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Feds solve problems for unhappy bank customers

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Got a beef with your bank and you can't get it resolved?

Don't sit there steaming. Complain to the Consumer Financial Protection Bureau (CFPB), the federal government's new financial watchdog.

The CFPB gets real relief for most people who file complaints about their bank, according to a new report from the advocacy group U.S. PIRG.

"The vast majority of complaints do get a response," said Laura Murray with U.S. PIRG's Education Fund. "Approximately 1 in 3 got some sort of tangible relief."

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The CFPB has been collecting consumer complaints about banks since last year. Those complaints are posted in a public Consumer Complaint Database after the company responds or after they have had the complaint for 15 calendar days, whichever comes first. The agency does not verify all the facts alleged in these complaints, but it does try to confirm a commercial relationship between the consumer and the company.

The agency posted nearly 19,000 complaints about bank accounts and services between March 2012 and July 2013, Most deal with checking account problems. For its report, U.S. PIRG analyzed this public information.

The U.S. PIRG study found:

  • 95 percent of complaints were closed through the process.
  • 28 percent of complaints about banking services processed by the CFPB ended with the consumer receiving some form of financial relief. That's more than 5,000 people who received monetary compensation to resolve their complaint. The median amount was $110.
  • 5 percent received non-monetary relief, such as adjusting terms of their account or correcting an error.
  • While banks respond to 95 percent of complaints, approximately 1 in every 5 resolutions is still disputed by the consumer.

It's no surprise that the nation's biggest banks—Wells Fargo, Bank of America and JPMorgan Chase—generated the most complaints.

But on a per-dollar basis, Minnesota-based TCF National Bank has the highest ratio of complaints to total deposits of any bank supervised by the CFPB—24.9 complaints per billion dollars of deposits. That's significantly higher than Sovereign Bank (9.1 complaints per billion of deposits) and Capital One Bank (6.5 complaints per billion) which ranked second and third.

TCF disputes the findings and calls PIRG's methodology "critically flawed and misleading."

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TCF believes the primary driver of complaints is the number of accounts, not the amount of deposits. In a statement to NBC News, the bank said it did so poorly because it has significantly more consumer accounts per billion of deposits than most other banks.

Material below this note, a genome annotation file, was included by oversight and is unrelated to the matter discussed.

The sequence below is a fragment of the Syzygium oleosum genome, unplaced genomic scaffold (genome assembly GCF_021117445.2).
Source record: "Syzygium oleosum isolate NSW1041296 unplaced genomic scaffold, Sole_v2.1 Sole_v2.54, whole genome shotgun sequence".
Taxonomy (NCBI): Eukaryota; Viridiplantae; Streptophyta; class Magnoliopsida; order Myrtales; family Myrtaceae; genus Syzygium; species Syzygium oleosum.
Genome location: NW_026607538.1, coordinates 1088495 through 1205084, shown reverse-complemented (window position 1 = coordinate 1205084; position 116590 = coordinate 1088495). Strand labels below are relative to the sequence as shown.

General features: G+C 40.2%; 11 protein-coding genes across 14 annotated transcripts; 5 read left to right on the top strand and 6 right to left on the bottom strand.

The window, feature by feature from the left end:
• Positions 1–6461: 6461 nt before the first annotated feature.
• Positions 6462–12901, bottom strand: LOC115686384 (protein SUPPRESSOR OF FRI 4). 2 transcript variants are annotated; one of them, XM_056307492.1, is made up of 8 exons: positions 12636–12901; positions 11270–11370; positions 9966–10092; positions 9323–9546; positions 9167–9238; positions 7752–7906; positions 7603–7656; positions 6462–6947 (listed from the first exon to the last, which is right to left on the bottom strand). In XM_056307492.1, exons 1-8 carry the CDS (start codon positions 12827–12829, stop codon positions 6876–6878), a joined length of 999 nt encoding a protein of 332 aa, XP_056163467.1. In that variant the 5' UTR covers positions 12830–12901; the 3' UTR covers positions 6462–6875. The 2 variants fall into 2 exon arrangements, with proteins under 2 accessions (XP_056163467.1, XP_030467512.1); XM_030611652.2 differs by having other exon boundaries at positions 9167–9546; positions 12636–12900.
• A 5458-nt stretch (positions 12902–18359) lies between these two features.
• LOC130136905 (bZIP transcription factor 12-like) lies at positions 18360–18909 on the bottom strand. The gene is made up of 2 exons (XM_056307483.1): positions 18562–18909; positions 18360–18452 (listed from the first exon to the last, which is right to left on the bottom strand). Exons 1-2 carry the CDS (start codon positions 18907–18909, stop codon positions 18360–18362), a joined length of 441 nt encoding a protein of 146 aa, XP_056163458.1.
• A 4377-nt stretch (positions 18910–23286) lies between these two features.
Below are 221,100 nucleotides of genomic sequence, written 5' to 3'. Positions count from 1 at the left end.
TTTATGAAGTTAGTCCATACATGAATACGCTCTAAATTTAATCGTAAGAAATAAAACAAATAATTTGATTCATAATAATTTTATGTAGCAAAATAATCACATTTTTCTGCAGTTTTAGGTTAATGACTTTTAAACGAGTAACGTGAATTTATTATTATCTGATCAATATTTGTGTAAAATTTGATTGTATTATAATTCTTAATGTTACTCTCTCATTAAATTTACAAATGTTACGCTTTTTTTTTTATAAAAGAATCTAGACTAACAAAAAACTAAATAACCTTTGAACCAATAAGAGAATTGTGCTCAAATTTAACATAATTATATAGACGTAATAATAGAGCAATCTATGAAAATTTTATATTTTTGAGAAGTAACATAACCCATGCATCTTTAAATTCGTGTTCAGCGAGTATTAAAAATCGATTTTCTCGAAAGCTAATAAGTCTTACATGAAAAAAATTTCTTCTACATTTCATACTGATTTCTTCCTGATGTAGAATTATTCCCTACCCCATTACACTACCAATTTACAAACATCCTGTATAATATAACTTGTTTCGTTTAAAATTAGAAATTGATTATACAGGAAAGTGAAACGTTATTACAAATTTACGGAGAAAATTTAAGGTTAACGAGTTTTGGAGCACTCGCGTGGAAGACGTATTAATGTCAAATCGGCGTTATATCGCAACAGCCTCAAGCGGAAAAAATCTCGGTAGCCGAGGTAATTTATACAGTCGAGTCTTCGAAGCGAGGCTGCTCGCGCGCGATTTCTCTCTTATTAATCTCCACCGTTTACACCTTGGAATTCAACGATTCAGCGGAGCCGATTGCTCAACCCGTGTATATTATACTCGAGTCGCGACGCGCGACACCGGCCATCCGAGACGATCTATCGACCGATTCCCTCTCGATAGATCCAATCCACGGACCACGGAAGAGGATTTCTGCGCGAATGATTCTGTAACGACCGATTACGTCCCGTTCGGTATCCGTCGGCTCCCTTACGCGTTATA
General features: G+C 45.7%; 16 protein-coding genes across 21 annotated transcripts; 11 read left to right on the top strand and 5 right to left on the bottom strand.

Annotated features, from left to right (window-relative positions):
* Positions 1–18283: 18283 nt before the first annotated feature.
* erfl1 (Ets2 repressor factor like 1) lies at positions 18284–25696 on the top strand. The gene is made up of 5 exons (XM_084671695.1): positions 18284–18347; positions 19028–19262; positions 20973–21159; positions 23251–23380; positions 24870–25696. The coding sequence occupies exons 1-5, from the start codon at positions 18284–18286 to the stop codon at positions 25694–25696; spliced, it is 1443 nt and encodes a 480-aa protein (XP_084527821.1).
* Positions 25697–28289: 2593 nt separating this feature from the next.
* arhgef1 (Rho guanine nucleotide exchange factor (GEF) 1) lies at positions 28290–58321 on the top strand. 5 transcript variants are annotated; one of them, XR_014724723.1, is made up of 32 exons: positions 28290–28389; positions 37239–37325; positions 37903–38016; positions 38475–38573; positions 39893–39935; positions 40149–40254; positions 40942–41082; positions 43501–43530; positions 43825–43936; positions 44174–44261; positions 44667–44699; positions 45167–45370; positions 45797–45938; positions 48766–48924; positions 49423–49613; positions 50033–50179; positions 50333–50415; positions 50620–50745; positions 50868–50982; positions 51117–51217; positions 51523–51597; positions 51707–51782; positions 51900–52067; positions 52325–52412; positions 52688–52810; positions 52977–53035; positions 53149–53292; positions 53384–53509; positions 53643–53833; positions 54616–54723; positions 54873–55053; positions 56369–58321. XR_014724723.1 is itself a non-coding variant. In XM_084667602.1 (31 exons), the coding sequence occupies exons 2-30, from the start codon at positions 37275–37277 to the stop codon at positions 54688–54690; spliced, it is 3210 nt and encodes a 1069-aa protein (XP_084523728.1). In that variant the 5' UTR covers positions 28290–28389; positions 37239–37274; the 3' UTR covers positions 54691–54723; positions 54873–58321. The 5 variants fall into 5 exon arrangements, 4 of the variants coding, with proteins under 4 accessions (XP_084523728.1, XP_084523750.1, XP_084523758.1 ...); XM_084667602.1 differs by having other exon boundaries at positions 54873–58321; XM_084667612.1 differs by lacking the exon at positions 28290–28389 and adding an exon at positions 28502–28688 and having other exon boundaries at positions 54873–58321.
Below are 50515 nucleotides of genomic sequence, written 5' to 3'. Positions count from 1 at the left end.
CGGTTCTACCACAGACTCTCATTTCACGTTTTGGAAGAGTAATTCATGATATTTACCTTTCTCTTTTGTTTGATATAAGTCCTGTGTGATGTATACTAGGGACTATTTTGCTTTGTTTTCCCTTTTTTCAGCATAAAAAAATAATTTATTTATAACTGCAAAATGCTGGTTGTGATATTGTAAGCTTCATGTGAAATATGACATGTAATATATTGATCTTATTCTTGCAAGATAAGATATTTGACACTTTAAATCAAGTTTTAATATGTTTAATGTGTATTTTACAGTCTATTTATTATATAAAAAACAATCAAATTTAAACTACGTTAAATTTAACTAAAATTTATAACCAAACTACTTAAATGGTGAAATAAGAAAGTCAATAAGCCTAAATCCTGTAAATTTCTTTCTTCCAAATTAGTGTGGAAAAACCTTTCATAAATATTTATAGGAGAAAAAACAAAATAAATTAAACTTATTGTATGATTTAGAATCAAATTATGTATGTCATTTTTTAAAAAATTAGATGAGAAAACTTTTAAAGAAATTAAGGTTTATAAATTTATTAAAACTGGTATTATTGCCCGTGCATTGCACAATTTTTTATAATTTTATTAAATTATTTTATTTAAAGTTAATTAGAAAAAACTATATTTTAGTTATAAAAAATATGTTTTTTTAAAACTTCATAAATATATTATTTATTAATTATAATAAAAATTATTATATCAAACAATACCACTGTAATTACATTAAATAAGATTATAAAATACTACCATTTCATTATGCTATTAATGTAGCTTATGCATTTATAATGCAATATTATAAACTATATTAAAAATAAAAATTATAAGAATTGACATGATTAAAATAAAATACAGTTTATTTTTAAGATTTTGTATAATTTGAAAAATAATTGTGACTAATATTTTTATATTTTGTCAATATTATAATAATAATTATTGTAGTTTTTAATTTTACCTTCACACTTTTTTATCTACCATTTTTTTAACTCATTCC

TCF noted that there were only 356 complaints for more than 2 million accounts over the 16-month period studied. During that time, TCF discontinued free checking which generated complaints and resulted in the return of free checking.

"TCF has been listening and responding to customer feedback long before it becomes part of the regulatory landscape," the statement said.

The nation's bankers also challenge PIRG's study.

"No serious analyst would use this data to draw conclusions," said Nessa Feddis, senior vice president at the American Bankers Association. "This is data that is unverified, unrepresentative, incomplete and potentially inaccurate."

Feddis went on to point out that the number of complaints is "minuscule" when you consider the number of bank accounts in the country and the billions of transactions that take place every day.

"Banks are doing a good job and responding to their customers," she said.

More than just bank complaints

The Consumer Financial Protection Bureau accepts complaints about a wide variety of financial service providers and products: mortgages, credit cards, student loans, auto loans, money transfer services, credit reports and debt collection. The agency recently handled its 200,000th complaint.

In some cases, the dispute resolution involves money. Other times it means correcting a problem, such as an error in a credit report that someone had been dealing with for years. In many cases, simply getting a clear response from the company resolves the issue.

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"Every complaint we receive is important because it helps us identify and prioritize problems," said Scott Pluta, assistant director of consumer response at the CFPB. "We know that if we begin to see a disturbing trend among the complaints we handle, we should consider allocating some of our limited resources to combat that particular problem."

The database may not be popular with the financial services industry, but it's "making a real difference in people's lives and in the marketplace," Pluta said.

How to file a complaint

You can submit complaints online or on the phone, by calling 855-411-2372 (toll-free) 8 a.m.-8 p.m. EDT Monday through Friday. (Español: 855-411-2372; TTY/TDD: 855-729-2372)

Complaints may also be submitted by toll-free fax (855-237-2392) or U.S. mail to:

Consumer Financial Protection Bureau
P.O. Box 4503
Iowa City, Iowa 52244

—By CNBC contributor Herb Weisbaum. Follow him on Facebook and Twitter @TheConsumerman or visit The ConsumerMan website.

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